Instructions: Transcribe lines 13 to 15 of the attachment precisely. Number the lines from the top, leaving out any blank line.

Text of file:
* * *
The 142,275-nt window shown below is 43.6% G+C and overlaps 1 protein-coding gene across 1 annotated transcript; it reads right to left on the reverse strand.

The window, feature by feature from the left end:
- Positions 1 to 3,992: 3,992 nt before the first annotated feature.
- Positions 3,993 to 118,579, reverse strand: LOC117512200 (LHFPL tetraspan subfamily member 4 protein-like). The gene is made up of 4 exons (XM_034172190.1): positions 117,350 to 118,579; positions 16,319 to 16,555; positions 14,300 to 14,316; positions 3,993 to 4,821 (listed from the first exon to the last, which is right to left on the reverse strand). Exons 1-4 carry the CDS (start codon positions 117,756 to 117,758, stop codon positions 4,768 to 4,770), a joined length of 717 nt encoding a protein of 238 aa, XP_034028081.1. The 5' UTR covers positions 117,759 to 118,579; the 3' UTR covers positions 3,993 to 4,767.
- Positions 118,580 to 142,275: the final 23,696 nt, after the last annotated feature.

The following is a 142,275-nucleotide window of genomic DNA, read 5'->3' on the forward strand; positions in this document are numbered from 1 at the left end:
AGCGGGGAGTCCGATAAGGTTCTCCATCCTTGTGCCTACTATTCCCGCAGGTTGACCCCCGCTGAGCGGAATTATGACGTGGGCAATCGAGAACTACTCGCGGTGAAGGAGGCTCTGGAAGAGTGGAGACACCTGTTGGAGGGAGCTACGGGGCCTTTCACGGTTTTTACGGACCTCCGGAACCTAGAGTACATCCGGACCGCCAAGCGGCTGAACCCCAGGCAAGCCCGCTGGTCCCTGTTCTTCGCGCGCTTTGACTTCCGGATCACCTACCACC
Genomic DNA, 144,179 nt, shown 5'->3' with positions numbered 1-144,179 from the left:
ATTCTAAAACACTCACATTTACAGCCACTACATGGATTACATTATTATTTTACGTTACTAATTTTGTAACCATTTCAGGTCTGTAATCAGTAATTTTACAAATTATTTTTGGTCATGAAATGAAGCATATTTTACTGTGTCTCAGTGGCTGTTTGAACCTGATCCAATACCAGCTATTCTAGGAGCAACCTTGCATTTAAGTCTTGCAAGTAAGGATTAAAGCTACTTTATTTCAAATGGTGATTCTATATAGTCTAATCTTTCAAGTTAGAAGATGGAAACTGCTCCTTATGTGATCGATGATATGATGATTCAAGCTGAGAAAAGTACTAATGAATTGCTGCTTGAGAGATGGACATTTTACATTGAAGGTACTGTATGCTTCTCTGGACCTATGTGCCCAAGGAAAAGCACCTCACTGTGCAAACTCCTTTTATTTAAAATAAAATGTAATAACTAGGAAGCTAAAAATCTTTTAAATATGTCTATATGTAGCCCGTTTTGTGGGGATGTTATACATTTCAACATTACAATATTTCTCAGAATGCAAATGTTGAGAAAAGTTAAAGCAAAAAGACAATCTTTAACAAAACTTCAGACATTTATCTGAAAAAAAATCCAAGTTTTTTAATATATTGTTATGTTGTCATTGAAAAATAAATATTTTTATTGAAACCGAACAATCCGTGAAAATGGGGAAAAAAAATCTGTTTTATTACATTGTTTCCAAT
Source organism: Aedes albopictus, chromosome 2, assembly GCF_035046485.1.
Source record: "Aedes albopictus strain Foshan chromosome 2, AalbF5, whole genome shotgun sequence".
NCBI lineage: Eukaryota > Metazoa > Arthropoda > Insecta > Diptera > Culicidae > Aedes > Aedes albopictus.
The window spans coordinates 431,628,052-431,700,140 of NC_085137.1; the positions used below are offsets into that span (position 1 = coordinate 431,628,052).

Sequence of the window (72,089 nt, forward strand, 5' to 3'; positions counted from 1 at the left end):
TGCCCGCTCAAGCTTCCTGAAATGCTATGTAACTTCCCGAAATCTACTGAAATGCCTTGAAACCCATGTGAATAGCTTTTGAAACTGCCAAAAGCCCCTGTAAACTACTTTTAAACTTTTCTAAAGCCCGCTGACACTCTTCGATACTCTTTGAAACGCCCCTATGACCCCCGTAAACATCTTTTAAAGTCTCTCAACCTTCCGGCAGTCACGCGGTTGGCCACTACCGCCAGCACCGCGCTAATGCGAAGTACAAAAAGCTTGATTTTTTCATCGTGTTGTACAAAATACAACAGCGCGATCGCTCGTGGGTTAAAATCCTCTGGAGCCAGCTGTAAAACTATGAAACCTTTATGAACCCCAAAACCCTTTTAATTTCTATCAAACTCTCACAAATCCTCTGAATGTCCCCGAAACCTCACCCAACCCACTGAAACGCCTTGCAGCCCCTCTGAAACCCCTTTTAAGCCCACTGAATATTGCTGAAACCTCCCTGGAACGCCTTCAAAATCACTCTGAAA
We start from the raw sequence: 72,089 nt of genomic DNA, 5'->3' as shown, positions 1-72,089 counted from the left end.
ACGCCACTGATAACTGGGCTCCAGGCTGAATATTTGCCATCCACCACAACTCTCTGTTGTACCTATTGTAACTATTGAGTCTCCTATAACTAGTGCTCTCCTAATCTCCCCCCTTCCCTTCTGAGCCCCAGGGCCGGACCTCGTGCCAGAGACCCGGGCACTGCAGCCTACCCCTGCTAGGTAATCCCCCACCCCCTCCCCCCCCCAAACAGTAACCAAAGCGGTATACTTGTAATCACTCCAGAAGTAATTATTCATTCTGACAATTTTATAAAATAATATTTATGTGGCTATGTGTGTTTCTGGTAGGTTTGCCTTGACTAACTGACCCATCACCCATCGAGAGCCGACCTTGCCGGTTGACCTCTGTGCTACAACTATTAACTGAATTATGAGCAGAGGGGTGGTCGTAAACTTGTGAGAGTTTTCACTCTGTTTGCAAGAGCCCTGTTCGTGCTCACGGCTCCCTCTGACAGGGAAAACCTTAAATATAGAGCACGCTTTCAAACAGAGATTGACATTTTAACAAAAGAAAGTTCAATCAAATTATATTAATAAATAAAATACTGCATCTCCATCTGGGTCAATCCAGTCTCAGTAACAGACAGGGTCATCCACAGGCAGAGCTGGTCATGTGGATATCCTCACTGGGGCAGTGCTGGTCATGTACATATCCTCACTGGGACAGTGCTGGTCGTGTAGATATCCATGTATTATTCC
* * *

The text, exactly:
The window spans coordinates 431,628,052-431,700,140 of NC_085137.1; the positions used below are offsets into that span (position 1 = coordinate 431,628,052).

Sequence of the window (72,089 nt, forward strand, 5' to 3'; positions counted from 1 at the left end):
TGCCCGCTCAAGCTTCCTGAAATGCTATGTAACTTCCCGAAATCTACTGAAATGCCTTGAAACCCATGTGAATAGCTTTTGAAACTGCCAAAAGCCCCTGTAAACTACTTTTAAACTTTTCTAAAGCCCGCTGACACTCTTCGATACTCTTTGAAACGCCCCTATGACCCCCGTAAACATCTTTTAAAGTCTCTCAACCTTCCGGCAGTCACGCGGTTGGCCACTACCGCCAGCACCGCGCTAATGCGAAGTACAAAAAGCTTGATTTTTTCATCGTGTTGTACAAAATACAACAGCGCGATCGCTCGTGGGTTAAAATCCTCTGGAGCCAGCTGTAAAACTATGAAACCTTTATGAACCCCAAAACCCTTTTAATTTCTATCAAACTCTCACAAATCCTCTGAATGTCCCCGAAACCTCACCCAACCCACTGAAACGCCTTGCAGCCCCTCTGAAACCCCTTTTAAGCCCACTGAATATTGCTGAAACCTCCCTGGAACGCCTTCAAAATCACTCTGAAA